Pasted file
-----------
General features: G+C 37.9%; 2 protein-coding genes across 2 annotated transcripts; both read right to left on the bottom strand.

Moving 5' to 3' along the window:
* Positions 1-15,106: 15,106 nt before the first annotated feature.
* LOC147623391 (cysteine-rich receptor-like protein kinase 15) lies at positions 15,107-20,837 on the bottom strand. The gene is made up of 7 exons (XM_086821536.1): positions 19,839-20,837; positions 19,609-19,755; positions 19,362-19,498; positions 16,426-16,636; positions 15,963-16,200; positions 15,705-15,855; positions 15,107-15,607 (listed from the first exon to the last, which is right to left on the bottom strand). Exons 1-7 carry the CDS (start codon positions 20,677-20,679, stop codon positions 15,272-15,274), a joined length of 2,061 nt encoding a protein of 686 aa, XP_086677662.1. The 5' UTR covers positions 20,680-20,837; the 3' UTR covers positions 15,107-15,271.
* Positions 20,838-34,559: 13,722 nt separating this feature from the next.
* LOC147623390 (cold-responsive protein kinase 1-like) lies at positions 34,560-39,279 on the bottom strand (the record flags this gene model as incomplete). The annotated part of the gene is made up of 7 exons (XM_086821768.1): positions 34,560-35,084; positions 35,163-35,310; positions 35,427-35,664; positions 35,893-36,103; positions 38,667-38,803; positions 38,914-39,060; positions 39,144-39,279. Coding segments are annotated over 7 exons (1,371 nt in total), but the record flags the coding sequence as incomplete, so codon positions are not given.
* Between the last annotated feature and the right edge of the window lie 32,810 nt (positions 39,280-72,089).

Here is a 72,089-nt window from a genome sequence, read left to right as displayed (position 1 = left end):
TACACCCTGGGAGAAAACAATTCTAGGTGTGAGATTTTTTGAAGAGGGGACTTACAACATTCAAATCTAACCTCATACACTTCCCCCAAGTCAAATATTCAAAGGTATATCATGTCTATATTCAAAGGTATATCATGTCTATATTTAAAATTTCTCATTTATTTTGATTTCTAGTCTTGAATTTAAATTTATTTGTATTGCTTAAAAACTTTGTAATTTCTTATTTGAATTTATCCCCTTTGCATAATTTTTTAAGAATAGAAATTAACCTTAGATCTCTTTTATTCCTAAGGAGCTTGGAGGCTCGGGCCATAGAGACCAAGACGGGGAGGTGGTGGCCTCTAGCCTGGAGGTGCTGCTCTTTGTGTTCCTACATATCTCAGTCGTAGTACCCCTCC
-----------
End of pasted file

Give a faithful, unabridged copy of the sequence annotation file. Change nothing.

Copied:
General features: G+C 37.9%; 2 protein-coding genes across 2 annotated transcripts; both read right to left on the bottom strand.

Moving 5' to 3' along the window:
* Positions 1-15,106: 15,106 nt before the first annotated feature.
* LOC147623391 (cysteine-rich receptor-like protein kinase 15) lies at positions 15,107-20,837 on the bottom strand. The gene is made up of 7 exons (XM_086821536.1): positions 19,839-20,837; positions 19,609-19,755; positions 19,362-19,498; positions 16,426-16,636; positions 15,963-16,200; positions 15,705-15,855; positions 15,107-15,607 (listed from the first exon to the last, which is right to left on the bottom strand). Exons 1-7 carry the CDS (start codon positions 20,677-20,679, stop codon positions 15,272-15,274), a joined length of 2,061 nt encoding a protein of 686 aa, XP_086677662.1. The 5' UTR covers positions 20,680-20,837; the 3' UTR covers positions 15,107-15,271.
* Positions 20,838-34,559: 13,722 nt separating this feature from the next.
* LOC147623390 (cold-responsive protein kinase 1-like) lies at positions 34,560-39,279 on the bottom strand (the record flags this gene model as incomplete). The annotated part of the gene is made up of 7 exons (XM_086821768.1): positions 34,560-35,084; positions 35,163-35,310; positions 35,427-35,664; positions 35,893-36,103; positions 38,667-38,803; positions 38,914-39,060; positions 39,144-39,279. Coding segments are annotated over 7 exons (1,371 nt in total), but the record flags the coding sequence as incomplete, so codon positions are not given.
* Between the last annotated feature and the right edge of the window lie 32,810 nt (positions 39,280-72,089).

Here is a 72,089-nt window from a genome sequence, read left to right as displayed (position 1 = left end):
TACACCCTGGGAGAAAACAATTCTAGGTGTGAGATTTTTTGAAGAGGGGACTTACAACATTCAAATCTAACCTCATACACTTCCCCCAAGTCAAATATTCAAAGGTATATCATGTCTATATTCAAAGGTATATCATGTCTATATTTAAAATTTCTCATTTATTTTGATTTCTAGTCTTGAATTTAAATTTATTTGTATTGCTTAAAAACTTTGTAATTTCTTATTTGAATTTATCCCCTTTGCATAATTTTTTAAGAATAGAAATTAACCTTAGATCTCTTTTATTCCTAAGGAGCTTGGAGGCTCGGGCCATAGAGACCAAGACGGGGAGGTGGTGGCCTCTAGCCTGGAGGTGCTGCTCTTTGTGTTCCTACATATCTCAGTCGTAGTACCCCTCC